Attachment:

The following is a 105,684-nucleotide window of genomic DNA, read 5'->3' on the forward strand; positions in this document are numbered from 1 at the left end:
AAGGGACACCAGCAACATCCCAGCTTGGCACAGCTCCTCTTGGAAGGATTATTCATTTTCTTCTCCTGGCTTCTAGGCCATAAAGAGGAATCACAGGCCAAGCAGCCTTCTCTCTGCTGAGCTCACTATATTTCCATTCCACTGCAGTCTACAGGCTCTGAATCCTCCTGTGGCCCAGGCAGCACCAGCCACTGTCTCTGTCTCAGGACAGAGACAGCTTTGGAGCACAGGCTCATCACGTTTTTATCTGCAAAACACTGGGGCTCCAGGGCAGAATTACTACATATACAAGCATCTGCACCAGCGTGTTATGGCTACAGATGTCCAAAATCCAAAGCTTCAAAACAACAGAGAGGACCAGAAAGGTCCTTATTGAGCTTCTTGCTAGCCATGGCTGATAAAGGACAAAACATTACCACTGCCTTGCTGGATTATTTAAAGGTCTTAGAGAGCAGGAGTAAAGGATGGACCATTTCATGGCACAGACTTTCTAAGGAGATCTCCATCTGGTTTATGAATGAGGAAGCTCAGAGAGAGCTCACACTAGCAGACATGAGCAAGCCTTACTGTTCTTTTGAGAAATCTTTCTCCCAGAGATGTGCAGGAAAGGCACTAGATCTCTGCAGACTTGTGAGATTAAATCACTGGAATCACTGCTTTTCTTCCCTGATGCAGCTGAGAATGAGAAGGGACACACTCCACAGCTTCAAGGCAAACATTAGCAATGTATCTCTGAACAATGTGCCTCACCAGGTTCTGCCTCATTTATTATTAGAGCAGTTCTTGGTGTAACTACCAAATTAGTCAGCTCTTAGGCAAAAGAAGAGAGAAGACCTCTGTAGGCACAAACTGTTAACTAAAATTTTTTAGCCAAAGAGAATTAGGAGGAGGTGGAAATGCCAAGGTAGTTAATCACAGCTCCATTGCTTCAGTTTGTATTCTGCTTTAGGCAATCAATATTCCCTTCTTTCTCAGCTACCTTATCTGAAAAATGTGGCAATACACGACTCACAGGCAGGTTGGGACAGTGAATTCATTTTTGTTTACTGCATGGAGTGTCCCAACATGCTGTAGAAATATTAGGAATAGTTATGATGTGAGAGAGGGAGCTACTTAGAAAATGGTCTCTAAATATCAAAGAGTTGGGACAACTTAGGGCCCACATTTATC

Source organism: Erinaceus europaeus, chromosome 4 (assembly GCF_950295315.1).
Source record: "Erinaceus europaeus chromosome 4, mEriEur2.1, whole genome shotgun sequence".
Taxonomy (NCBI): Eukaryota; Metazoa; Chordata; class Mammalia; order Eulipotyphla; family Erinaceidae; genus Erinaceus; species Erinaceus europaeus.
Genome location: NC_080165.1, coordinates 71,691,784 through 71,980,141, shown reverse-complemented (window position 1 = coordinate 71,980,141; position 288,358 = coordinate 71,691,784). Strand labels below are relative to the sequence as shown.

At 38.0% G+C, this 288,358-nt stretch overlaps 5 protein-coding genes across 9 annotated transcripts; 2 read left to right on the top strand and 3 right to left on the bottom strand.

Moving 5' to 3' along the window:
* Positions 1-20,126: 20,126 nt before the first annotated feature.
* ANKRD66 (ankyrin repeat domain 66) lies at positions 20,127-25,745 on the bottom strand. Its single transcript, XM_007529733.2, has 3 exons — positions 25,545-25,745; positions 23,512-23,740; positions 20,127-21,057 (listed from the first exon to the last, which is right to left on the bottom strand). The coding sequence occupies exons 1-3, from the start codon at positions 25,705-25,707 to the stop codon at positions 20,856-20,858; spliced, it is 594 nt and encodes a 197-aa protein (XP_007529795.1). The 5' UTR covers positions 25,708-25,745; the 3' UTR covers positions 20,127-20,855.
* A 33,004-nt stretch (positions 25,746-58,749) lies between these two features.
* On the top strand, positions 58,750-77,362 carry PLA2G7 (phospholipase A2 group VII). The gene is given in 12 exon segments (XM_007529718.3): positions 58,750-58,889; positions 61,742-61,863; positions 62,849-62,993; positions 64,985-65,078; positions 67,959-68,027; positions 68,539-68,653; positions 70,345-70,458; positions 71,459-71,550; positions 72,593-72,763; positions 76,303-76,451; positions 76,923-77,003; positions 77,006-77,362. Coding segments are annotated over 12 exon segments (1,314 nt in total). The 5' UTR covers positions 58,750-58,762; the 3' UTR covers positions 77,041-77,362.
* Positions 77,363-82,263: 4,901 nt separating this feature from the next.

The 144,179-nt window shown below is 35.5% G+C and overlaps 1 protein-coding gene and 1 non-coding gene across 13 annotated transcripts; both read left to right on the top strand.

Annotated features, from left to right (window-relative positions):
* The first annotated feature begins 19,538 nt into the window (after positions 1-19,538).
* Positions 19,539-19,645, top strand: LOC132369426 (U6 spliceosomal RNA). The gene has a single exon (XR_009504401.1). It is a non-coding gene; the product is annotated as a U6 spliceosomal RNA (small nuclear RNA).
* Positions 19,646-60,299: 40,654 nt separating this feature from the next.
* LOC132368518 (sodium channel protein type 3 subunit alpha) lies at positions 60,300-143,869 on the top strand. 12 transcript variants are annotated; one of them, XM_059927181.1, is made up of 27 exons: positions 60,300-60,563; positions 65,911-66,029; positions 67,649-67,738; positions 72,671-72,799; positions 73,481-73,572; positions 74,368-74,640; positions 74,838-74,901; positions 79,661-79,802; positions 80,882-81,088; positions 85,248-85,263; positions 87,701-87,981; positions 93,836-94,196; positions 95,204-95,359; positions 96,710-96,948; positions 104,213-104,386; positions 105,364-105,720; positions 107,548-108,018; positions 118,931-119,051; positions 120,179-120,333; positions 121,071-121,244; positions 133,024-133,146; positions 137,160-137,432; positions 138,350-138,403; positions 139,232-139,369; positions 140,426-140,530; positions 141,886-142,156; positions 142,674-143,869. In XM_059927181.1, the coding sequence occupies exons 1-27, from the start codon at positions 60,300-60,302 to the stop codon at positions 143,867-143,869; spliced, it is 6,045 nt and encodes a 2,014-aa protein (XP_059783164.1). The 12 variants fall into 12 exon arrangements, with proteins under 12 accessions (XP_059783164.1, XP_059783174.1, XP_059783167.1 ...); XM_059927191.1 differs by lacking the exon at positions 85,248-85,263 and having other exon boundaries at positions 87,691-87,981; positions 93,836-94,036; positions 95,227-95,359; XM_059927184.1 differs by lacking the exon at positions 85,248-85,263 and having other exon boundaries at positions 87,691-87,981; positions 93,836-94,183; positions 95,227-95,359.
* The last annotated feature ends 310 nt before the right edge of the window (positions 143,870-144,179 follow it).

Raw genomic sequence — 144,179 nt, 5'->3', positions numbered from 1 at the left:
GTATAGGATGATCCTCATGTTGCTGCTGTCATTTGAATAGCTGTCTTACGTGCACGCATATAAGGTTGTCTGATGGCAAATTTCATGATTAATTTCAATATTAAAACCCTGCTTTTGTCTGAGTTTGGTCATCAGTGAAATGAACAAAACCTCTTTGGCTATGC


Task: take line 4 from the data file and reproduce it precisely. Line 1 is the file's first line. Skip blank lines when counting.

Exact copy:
Source record: "Erinaceus europaeus chromosome 4, mEriEur2.1, whole genome shotgun sequence".